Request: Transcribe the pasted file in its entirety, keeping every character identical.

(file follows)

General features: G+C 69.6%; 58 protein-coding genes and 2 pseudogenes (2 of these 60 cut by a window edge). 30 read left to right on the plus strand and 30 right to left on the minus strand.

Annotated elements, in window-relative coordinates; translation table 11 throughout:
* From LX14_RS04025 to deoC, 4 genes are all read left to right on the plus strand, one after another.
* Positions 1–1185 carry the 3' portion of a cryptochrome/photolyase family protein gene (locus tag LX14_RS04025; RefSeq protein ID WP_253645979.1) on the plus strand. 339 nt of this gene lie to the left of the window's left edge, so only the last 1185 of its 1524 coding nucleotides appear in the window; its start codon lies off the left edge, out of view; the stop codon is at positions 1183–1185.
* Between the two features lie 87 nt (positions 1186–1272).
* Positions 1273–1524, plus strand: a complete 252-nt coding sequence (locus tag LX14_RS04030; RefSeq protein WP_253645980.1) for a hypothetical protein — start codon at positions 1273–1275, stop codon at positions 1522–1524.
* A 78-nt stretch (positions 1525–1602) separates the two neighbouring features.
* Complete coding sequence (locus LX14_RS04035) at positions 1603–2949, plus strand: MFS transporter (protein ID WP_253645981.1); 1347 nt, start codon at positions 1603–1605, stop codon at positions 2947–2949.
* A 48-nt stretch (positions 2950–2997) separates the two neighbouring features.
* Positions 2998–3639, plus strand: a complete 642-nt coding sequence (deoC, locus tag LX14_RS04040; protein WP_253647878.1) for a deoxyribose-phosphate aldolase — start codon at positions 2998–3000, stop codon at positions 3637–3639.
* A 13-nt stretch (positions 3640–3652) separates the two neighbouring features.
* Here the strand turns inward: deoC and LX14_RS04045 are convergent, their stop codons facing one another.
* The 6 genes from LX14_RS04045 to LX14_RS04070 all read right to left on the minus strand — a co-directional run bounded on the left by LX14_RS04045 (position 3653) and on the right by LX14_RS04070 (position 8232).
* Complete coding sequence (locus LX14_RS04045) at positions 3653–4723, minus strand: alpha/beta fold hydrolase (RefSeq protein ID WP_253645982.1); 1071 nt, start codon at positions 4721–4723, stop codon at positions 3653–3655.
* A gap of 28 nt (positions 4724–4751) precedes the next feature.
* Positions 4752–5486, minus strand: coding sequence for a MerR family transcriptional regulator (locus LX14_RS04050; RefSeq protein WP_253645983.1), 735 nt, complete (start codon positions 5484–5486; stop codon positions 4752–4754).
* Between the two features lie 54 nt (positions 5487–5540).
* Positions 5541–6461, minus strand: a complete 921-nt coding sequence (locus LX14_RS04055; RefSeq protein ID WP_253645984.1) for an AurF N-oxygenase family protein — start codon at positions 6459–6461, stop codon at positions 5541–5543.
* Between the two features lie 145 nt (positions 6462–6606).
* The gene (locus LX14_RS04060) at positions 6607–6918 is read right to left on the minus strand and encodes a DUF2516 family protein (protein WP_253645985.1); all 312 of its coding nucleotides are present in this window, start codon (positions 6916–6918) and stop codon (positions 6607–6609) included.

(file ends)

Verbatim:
General features: G+C 69.6%; 58 protein-coding genes and 2 pseudogenes (2 of these 60 cut by a window edge). 30 read left to right on the plus strand and 30 right to left on the minus strand.

Annotated elements, in window-relative coordinates; translation table 11 throughout:
* From LX14_RS04025 to deoC, 4 genes are all read left to right on the plus strand, one after another.
* Positions 1–1185 carry the 3' portion of a cryptochrome/photolyase family protein gene (locus tag LX14_RS04025; RefSeq protein ID WP_253645979.1) on the plus strand. 339 nt of this gene lie to the left of the window's left edge, so only the last 1185 of its 1524 coding nucleotides appear in the window; its start codon lies off the left edge, out of view; the stop codon is at positions 1183–1185.
* Between the two features lie 87 nt (positions 1186–1272).
* Positions 1273–1524, plus strand: a complete 252-nt coding sequence (locus tag LX14_RS04030; RefSeq protein WP_253645980.1) for a hypothetical protein — start codon at positions 1273–1275, stop codon at positions 1522–1524.
* A 78-nt stretch (positions 1525–1602) separates the two neighbouring features.
* Complete coding sequence (locus LX14_RS04035) at positions 1603–2949, plus strand: MFS transporter (protein ID WP_253645981.1); 1347 nt, start codon at positions 1603–1605, stop codon at positions 2947–2949.
* A 48-nt stretch (positions 2950–2997) separates the two neighbouring features.
* Positions 2998–3639, plus strand: a complete 642-nt coding sequence (deoC, locus tag LX14_RS04040; protein WP_253647878.1) for a deoxyribose-phosphate aldolase — start codon at positions 2998–3000, stop codon at positions 3637–3639.
* A 13-nt stretch (positions 3640–3652) separates the two neighbouring features.
* Here the strand turns inward: deoC and LX14_RS04045 are convergent, their stop codons facing one another.
* The 6 genes from LX14_RS04045 to LX14_RS04070 all read right to left on the minus strand — a co-directional run bounded on the left by LX14_RS04045 (position 3653) and on the right by LX14_RS04070 (position 8232).
* Complete coding sequence (locus LX14_RS04045) at positions 3653–4723, minus strand: alpha/beta fold hydrolase (RefSeq protein ID WP_253645982.1); 1071 nt, start codon at positions 4721–4723, stop codon at positions 3653–3655.
* A gap of 28 nt (positions 4724–4751) precedes the next feature.
* Positions 4752–5486, minus strand: coding sequence for a MerR family transcriptional regulator (locus LX14_RS04050; RefSeq protein WP_253645983.1), 735 nt, complete (start codon positions 5484–5486; stop codon positions 4752–4754).
* Between the two features lie 54 nt (positions 5487–5540).
* Positions 5541–6461, minus strand: a complete 921-nt coding sequence (locus LX14_RS04055; RefSeq protein ID WP_253645984.1) for an AurF N-oxygenase family protein — start codon at positions 6459–6461, stop codon at positions 5541–5543.
* Between the two features lie 145 nt (positions 6462–6606).
* The gene (locus LX14_RS04060) at positions 6607–6918 is read right to left on the minus strand and encodes a DUF2516 family protein (protein WP_253645985.1); all 312 of its coding nucleotides are present in this window, start codon (positions 6916–6918) and stop codon (positions 6607–6609) included.